Posted in Announcements by stephen on August 13, 2013

mzine poster-04

We are pleased to invite you to the launch of MATZINE #13 – JARGON

For this event, Matzine is hosting a debate centred around jargon and how it is used to communicate design in public projects.

For JARGON – Daisy Froud AOC & Indy Johar 00:/
Against JARGON – Crystal Bennes & Charles Holland FAT

Chaired by Owen Pritchard Icon Magazine

Wed 21st August, 7pm

38 Hoe Street
E17 4RT

Space is limited so please RSVP to to guarantee a place.

3 weeks to-go : matzine#12 countdown

Posted in Food for Thought by stephen on November 11, 2012

Three weeks to-go until submission deadline for the decidedly-winterly matzine#12 issue!
To help set your minds in rich places we [Seán & Stephen] will offer you a weekly fragment from our own investigations, while at the same time building up to the fast approaching 1st december

I love the film Psycho. It contains all the sinister ingredients for a classic horror movie. As an architecture student I was obsessed with this film for its overt use of archetypal elements to build suspense and dread. The voyeuristic peep hole, the house raised up on the hill, the use of the basement and staircase all blend together to reinforce our ideas of what we fear.

In this scene, Arbogast’s curiosity of the house brings him inside. Standing at the foot of the staircase we all know that he is about to encounter his greatest fear when he reaches the top. The staircase in this scene is an amazing element that slowly builds the tension with each step he takes.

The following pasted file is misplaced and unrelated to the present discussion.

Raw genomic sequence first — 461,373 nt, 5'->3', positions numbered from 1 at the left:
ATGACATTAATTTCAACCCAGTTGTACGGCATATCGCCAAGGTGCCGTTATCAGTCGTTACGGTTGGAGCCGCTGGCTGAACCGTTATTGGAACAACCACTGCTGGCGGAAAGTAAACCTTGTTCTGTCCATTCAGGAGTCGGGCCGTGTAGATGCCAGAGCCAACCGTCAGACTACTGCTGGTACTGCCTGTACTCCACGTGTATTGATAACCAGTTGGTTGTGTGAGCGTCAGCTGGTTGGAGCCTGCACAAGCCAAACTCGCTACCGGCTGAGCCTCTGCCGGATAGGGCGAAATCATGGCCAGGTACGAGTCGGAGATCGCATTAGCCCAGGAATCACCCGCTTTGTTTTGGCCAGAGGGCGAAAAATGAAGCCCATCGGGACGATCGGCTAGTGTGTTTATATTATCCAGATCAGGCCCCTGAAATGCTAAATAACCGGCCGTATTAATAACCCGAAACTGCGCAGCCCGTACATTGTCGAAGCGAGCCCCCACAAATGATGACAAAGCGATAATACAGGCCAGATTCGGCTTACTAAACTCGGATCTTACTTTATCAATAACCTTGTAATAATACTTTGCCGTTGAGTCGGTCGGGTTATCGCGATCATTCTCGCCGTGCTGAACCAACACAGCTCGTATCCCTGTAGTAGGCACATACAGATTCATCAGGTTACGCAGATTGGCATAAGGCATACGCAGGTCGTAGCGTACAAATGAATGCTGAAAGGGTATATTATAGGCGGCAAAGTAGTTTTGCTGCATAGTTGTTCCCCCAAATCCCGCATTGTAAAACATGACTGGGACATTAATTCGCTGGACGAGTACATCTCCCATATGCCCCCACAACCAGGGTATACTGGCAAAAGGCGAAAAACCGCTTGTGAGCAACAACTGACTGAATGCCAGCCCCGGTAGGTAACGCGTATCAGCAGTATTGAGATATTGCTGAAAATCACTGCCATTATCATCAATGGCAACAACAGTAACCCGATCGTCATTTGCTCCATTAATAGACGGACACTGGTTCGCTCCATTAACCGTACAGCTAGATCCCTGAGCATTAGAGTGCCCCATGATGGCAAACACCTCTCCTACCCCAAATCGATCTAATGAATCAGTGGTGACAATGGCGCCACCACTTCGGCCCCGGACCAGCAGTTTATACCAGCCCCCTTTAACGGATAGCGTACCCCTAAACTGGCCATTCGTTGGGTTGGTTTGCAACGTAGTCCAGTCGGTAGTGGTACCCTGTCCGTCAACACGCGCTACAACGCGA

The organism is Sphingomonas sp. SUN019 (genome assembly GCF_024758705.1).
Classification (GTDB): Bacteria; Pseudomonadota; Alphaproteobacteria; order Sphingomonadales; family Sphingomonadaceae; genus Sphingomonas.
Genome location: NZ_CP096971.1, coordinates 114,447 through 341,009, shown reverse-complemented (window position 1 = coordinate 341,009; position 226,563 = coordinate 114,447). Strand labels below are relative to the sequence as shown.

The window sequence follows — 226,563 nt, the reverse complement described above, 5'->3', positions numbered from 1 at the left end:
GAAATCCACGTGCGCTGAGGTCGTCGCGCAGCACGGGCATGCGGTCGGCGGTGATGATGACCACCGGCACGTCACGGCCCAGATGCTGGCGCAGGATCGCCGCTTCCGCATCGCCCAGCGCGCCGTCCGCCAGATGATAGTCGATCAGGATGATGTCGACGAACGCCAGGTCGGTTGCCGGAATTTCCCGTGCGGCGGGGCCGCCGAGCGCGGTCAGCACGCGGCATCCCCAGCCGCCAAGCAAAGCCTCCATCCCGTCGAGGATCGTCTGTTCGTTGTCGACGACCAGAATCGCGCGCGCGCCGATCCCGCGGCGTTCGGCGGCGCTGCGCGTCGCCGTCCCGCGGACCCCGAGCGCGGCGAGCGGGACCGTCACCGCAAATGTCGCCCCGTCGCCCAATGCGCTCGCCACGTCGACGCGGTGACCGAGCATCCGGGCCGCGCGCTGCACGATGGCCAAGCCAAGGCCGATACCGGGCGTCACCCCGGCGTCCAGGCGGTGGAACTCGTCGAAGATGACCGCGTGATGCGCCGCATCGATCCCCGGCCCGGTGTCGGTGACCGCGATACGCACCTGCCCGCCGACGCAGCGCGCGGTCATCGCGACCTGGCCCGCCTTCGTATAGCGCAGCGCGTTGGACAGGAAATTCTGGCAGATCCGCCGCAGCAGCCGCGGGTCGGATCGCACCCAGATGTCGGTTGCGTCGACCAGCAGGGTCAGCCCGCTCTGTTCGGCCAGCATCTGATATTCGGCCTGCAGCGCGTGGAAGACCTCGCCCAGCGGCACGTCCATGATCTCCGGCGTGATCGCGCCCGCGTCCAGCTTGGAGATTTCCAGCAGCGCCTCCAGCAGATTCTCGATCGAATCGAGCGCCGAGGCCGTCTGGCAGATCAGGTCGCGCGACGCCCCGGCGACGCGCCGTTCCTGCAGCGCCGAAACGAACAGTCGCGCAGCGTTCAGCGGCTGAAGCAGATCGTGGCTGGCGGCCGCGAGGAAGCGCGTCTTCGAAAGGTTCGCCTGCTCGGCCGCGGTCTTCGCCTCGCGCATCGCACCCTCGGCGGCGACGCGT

Editor’s Choice: ‘Disorder Before Order’ by Holly Wales

Posted in Editors' Choice by stephen on November 23, 2011

The latest in the series of Editor’s Choices is taken from Matzine 07, “The Hourglass Issue” [ed.Seán McAlister]

This submission, by illustrator Holly Wales, was an invitation into her mind; a glimpse at the thinking process in creating intriguing compositions. It presents to us an idea of order and disorder and how our brains process the construction of an image. I’m intrigued by this piece as it eludes to an infinite amount of possibilities and that what we see here are only moments in a continuous mechanism. These moments capture how our brains try to grasp onto something tangible that we can relate to: to offer us comfort or recognition, and come to a conclusion that what we are looking at is something familiar.

It is not difficult to appreciate the influence of this process on creating and viewing architecture and space. To treat a facade as a kit of parts that needs to be assembled/desembled to create something recognisable. To see forms that bring nostalgia of past moments in time. An appreciation of disorder in architecture would at first seem counterintuitive, but this just might be the perfect route to another kind of order, not yet seen or used.

Stephen Mackie

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